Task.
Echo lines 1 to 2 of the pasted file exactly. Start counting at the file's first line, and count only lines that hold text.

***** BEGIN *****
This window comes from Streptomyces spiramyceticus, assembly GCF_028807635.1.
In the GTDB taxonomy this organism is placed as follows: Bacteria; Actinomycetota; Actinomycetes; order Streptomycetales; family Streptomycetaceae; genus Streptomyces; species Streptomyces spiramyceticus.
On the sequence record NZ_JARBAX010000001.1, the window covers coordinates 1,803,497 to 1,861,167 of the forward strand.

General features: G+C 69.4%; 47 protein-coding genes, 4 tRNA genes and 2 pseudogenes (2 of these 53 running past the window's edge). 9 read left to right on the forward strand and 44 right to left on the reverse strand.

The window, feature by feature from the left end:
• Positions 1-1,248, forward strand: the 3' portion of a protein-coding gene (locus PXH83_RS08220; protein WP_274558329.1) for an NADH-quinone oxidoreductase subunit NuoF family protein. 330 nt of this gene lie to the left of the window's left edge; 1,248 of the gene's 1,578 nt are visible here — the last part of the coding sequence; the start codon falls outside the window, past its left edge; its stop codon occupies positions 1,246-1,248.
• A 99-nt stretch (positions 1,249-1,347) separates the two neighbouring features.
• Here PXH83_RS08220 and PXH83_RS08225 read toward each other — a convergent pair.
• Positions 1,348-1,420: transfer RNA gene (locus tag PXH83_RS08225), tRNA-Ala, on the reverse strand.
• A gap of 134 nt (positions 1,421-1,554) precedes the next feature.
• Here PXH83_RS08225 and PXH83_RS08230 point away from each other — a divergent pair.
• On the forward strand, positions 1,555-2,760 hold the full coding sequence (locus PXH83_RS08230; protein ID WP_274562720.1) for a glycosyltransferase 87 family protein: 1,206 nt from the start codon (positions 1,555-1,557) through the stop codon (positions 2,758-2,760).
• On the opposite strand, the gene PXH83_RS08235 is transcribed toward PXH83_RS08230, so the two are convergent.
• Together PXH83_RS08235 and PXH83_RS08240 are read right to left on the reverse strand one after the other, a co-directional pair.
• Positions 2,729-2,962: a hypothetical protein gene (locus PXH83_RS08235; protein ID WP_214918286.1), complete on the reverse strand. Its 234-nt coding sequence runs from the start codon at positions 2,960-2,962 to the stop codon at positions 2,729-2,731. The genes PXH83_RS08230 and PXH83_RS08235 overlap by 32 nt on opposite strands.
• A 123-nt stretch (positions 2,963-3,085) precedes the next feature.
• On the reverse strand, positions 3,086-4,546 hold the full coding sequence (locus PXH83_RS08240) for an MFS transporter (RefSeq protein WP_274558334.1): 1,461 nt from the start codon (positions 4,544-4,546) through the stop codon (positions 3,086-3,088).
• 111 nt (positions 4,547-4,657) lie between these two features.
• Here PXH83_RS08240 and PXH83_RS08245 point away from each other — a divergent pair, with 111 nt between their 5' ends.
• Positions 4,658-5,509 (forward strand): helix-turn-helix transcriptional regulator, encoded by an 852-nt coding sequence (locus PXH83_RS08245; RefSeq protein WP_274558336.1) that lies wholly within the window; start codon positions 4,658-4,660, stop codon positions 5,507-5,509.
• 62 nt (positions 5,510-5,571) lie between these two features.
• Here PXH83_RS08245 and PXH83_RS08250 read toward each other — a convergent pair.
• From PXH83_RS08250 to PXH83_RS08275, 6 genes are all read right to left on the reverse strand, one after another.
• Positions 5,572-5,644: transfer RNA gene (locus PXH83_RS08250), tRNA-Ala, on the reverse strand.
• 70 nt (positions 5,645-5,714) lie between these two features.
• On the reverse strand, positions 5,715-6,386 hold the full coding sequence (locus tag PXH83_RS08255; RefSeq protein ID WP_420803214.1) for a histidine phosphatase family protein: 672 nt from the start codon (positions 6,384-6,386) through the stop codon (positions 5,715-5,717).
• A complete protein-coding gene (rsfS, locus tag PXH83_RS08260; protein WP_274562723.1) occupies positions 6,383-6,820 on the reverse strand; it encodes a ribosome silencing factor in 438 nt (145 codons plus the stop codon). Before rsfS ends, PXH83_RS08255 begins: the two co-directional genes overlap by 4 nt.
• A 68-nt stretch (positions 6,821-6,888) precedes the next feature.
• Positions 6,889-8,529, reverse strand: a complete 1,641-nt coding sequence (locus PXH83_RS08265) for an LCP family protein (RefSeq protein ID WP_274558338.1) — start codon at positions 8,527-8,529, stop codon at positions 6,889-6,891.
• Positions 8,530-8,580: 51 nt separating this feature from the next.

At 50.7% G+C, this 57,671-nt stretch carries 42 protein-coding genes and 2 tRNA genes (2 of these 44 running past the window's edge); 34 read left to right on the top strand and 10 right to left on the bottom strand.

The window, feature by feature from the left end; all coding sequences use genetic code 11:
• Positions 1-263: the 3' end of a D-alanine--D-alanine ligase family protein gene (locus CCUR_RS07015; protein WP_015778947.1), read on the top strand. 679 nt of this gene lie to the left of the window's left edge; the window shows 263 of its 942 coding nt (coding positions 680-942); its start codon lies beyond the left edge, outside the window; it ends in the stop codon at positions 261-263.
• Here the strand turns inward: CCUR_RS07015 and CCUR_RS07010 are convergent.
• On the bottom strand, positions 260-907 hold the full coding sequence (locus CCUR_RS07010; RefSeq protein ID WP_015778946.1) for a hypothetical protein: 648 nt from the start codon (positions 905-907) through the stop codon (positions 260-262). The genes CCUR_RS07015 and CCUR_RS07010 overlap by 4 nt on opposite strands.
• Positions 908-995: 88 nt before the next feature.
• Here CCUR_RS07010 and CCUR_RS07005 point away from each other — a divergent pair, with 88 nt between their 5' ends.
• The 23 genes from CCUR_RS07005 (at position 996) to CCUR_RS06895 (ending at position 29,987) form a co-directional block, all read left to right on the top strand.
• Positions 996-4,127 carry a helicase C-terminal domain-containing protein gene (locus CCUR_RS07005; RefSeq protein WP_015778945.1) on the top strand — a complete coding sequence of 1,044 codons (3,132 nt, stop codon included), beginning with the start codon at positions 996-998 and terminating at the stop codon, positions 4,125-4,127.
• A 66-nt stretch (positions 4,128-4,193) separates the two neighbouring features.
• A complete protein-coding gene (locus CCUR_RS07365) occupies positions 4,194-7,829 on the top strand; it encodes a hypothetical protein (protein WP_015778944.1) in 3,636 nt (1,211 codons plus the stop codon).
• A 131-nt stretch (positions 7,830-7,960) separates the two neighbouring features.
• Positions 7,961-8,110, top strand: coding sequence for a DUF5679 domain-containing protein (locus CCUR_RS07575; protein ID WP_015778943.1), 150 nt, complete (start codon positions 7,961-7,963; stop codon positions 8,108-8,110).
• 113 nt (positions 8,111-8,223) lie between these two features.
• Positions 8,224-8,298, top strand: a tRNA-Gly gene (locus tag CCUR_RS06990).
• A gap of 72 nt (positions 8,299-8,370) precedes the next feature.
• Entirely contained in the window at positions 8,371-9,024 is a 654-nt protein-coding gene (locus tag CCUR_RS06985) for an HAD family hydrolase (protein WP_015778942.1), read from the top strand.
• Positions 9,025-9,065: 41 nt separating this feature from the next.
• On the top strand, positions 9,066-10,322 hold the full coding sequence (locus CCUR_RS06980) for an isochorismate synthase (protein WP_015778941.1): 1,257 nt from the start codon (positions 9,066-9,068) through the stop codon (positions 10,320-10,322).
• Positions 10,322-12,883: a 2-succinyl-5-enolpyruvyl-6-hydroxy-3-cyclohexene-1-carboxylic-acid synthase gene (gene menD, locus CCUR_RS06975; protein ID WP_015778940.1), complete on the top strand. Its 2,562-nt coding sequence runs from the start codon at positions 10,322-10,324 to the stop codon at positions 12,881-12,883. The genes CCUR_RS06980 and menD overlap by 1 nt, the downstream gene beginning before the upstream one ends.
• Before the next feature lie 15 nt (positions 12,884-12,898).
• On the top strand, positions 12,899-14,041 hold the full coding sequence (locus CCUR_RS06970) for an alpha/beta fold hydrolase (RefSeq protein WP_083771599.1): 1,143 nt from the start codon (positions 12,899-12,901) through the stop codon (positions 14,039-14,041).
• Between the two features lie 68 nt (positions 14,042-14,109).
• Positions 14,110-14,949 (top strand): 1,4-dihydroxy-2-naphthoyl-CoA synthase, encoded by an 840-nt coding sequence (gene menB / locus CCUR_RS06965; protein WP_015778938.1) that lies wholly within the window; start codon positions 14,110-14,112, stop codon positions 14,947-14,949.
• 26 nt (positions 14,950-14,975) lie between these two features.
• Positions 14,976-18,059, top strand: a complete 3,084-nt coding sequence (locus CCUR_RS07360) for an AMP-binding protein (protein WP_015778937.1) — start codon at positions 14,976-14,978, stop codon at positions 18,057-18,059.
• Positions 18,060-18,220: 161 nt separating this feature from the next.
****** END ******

This window comes from Streptomyces spiramyceticus, assembly GCF_028807635.1.
In the GTDB taxonomy this organism is placed as follows: Bacteria; Actinomycetota; Actinomycetes; order Streptomycetales; family Streptomycetaceae; genus Streptomyces; species Streptomyces spiramyceticus.